March 2017
Farm & Field

A Labor of Love

Kenneth and Donna Weeks parlay a lifelong fervor for horses into a successful family business.


Kenneth, Donna and Kenzie Weeks live on their farm in Citronelle where Kenneth has built Kenzie her own barn for her five ponies and four horses. He has also built  her an arena to exercise and train her horses.

In the January issue of AFC Cooperative Farming News, one article pointed out that the horse industry impact in Alabama now exceeds $2 billion. This comes as no surprise to Donna and Kenneth Weeks, as both have built successful careers in the equine arena. The Weeks have been able to parlay their lifelong fervor for horses into a comfortable living, making every day a labor of love.

The common bond between the couple has been their passion for American Quarter Horses. Donna Dickinson Weeks grew up training and showing her horses, while Kenneth Weeks trained his to race. Long before they met, both were buying and selling Quarter Horses. As fate would have it, Kenneth placed an ad to sell two horses and Donna responded. The rest is history.

By combining their strengths, as well as their passions for horses, the twosome has built a successful business called Wide Open Race Horses. They raise, train, race and market American Quarter Horses. Kenneth has trained racehorses for over 14 years. However, if a horse does not work out on the track, Donna markets that horse to customers all over the world as either a barrel or roping prospect.

Kenneth keeps 75-80 horses, with 40 in training at all times. With help from his five grooms, he follows the schedules of four Louisiana meets that run for three months at a time: Louisiana Downs, in Shreveport; Delta Downs, in Vinton; Evangeline Downs, in Lafayette; and the Fair Grounds, in New Orleans.

Most people are familiar with the excitement of horse racing, but few are aware of the hard work behind that one winning movement. There is never a typical day in the life of a trainer. On Sunday, Kenneth hands out training schedules for each horse; however, he makes daily adjustments, as needed. Keeping the horses in top shape is grueling, and work begins at 4:30 each morning. Each groom is responsible for 10 horses. The horses are put on the hot walker six days a week, unless they are scheduled to be galloped or ponied. Those heading to the track with jockeys or exercise riders must be saddled and ready early. After returning, these horses are mudded, meaning a medicated poultice is applied from above the knees downward to treat joints, swelling or soreness. The grooms also clean stalls, replace bedding, clean hooves, bathe and wipe down the horses, and hay and feed them. Some days include a check-up by the vet, a visit from a farrier or anything else the horse might need. Because each track has a different race time, work schedules vary with the times the horses are on the track.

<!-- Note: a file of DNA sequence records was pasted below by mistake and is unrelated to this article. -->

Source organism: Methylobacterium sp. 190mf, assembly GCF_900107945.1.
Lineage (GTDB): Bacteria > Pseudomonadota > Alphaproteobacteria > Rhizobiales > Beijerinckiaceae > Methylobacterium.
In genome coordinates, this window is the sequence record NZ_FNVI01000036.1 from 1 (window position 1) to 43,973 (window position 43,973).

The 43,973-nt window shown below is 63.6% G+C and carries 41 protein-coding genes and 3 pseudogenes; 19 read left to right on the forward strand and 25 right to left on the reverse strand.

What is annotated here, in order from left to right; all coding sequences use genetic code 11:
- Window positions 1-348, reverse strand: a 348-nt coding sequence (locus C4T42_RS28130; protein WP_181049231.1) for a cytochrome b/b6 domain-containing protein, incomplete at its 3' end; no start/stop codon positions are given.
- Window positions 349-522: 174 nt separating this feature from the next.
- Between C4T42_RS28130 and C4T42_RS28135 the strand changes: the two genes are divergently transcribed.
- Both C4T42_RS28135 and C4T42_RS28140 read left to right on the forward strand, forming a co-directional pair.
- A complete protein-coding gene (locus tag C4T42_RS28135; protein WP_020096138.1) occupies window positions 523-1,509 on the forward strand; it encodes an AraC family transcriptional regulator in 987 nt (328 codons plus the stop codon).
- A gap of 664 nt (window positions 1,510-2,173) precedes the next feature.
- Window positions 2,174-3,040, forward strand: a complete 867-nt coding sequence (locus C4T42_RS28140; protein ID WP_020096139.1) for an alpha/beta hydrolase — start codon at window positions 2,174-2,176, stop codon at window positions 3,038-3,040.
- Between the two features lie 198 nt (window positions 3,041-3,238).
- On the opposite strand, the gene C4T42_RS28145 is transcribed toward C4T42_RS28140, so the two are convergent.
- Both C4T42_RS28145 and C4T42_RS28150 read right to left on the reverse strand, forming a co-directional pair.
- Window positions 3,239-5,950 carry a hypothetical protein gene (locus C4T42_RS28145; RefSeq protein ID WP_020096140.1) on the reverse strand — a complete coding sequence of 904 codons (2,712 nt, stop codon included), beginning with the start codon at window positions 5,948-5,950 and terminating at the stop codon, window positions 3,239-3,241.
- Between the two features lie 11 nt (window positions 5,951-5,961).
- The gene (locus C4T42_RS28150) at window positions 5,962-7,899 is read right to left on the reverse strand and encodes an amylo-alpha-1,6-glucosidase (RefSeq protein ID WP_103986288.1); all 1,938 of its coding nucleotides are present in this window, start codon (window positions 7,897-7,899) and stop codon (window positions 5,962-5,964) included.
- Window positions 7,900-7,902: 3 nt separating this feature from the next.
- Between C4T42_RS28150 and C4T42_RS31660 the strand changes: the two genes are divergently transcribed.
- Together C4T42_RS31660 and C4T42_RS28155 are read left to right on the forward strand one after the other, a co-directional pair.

Kenneth oversees every aspect of the training and upkeep of his horses. He believes that great horses are like people.

"If the horses like their jobs, they’ll be successful," he explained. "We have to keep them happy, and they’ll be successful."

Certainly, his record of wins shows he knows what he’s doing.

Until the younger yearlings are old enough for track life, they are kept at the Weeks’s farm at Sims Chapel, in Washington County. Donna manages this operation with help from three other employees.

"Everything is on a schedule here, too," she stated. "Our feeding times don’t vary by more than five minutes on any given day. Our horses are out six days a week. We have learned that consistency is the best program."